Parents’ rights in schools should not depend on surveying the views of their neighbours

The Department of Eduction is continuing the fiction that the government is transferring patronage of Catholic primary schools in any meaningful way. The Department is also complicating the matter by saying that parents of pupils at Catholic primary schools are to be surveyed to assess the level of support for such changes.

But this imaginary divestment programme, even if it happened, could not solve the problem of providing equal access to primary schools without religious discrimination. At best it could relieve some of the problems for a small number of secular and minority faith parents, while leaving other parents worse off.

Also, surveying local parents would be an undemocratic distraction. Even though an opinion poll commissioned by ETBI Ireland has shown that six in ten parents want multi-denominational schools compared to one in ten for schools run by a religious body, our human rights should not be determined by the views of our neighbours.

Opening up more multi-denominational schools will not necessarily help minorities as many of these schools operate in practice as Catholic schools while claiming that they have a Christian ethos. The United Nations has told Ireland to open not only multi-denominational schools but also nondenominational schools, which would have no religious control.

Last year the Irish government falsely told the United Nations that its target is to open at least 400 multi-denominational or nondenominational primary schools by 2030. They corrected this when Atheist Ireland told the UN that the Irish government has no plans to open any non-denominational schools.

Catholic Bishops have lobbied the Government to change the law, so they could once again be allowed to discriminate against non-Catholic children in access to publicly funded primary schools. The Catholic Bishops said their support for divesting a small number of publicly funded primary schools to multi-denominational patronage was dependent on this happening.

This is yet another example, as we have articulated for years, of why divesting some schools to different patron bodies cannot solve the injustices of our sectarian education system. This is because multiple patronage and multiple ethos as the basis for policy is the underlying problem in Irish schools, not the solution. The Oireachtas Education Committee has already concluded that this brings about segregation of children and inequality.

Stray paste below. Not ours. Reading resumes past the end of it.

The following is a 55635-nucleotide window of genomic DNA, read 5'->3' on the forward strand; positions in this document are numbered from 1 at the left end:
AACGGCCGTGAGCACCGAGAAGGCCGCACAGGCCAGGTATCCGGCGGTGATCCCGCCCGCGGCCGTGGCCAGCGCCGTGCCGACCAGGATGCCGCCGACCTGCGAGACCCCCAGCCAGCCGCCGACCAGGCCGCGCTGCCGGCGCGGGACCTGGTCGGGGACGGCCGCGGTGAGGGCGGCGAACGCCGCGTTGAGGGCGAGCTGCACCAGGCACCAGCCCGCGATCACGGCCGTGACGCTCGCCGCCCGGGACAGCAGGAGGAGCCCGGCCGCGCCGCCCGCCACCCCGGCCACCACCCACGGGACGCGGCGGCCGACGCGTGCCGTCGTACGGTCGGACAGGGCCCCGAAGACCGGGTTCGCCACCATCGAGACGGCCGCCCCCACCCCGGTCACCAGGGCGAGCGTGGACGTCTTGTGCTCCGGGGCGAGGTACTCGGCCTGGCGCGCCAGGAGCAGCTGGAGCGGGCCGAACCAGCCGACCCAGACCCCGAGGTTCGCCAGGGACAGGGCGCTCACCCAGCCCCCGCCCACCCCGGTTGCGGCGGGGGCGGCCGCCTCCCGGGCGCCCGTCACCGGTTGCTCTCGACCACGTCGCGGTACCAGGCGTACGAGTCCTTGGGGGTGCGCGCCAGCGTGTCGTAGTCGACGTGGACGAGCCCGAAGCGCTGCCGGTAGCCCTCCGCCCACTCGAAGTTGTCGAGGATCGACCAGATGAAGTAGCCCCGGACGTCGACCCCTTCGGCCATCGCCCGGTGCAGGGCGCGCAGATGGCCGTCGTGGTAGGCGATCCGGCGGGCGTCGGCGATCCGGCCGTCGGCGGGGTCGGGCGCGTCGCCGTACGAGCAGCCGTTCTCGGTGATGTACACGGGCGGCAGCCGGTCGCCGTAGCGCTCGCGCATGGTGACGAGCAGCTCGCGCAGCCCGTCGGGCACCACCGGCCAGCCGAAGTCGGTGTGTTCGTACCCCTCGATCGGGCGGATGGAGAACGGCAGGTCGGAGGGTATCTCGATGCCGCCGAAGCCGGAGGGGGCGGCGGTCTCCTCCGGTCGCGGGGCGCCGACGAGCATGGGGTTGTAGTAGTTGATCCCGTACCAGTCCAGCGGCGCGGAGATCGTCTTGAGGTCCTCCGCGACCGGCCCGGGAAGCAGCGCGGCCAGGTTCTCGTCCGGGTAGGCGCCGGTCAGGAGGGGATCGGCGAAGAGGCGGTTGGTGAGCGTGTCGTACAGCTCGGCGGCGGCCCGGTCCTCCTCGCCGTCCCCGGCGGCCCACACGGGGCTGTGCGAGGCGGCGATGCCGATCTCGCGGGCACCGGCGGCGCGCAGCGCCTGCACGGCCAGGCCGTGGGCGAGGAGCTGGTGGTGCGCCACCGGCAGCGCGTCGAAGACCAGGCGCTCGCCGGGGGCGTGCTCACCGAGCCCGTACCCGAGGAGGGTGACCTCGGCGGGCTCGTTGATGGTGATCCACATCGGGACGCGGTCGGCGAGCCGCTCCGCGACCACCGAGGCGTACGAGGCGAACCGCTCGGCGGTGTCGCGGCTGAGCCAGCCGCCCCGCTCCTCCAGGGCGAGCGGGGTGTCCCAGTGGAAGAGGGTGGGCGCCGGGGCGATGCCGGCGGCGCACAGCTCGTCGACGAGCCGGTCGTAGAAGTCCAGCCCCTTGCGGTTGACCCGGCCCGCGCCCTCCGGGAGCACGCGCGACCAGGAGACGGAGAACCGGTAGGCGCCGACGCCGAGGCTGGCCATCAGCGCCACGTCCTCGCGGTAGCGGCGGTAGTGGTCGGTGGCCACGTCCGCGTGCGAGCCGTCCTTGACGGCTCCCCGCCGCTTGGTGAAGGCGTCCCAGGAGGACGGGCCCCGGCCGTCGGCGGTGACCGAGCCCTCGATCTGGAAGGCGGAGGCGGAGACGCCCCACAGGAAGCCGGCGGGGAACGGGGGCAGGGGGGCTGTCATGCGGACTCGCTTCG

Even with the maximum implementation of the proposed Government plan of 400 multi-denominational schools (and no non-denominational schools), that would still leave 85% of schools with a single denominational ethos. Also, most areas have standalone schools, so atheist or minority faith parents in those areas would have no choice other than to send their child to a school with an even stronger Catholic ethos.

The Supreme Court in the Burke v Minister for Education case said it is a foundational pillar of the Constitution that the State, when funding schools, must have due regard for the rights of parents in relation to the religious and moral formation of their children. That means all parents, not just those from the religious majorities in particular areas.

So what should be done?

  • The State should commit to establishing secular or non-denominational schools at primary and second level, and not merely multi-denominational schools.
  • The State should legally and clearly define the terms denominational, multi-denominational, interdenominational, and non-denominational, as per the Irish Human Rights & Equality Commission Report ‘Religion & Education; A human Rights Perspective’.
  • The State should provide statutory guidelines to ensure that publicly funded schools respect and vindicate the positive rights of minorities to freedom of conscience and respect for their religious or nonreligious philosophical convictions.
  • The State should provide statutory guidelines to ensure that publicly funded schools respect and vindicate the right of children who exercise their constitutional right to not attend religious instruction, and provide such children with supervision or an alternative curriculum subject.
  • The State should commit to ensuring that every child has the right to access a local publicly funded school without religious discrimination or being threatened with refusal of access if they don’t uphold the schools ethos.
  • The State should ensure that schools and patron bodies comply with Section 62(7)(n) of the Education (Admissions to schools) Act 2018 by actually writing the details of the arrangements into their admission policies, and not by saying parents have to meet with the school principal.
  • The State should provide a neutral studying environment, outside the confines of religious instruction classes that students can choose to not attend.


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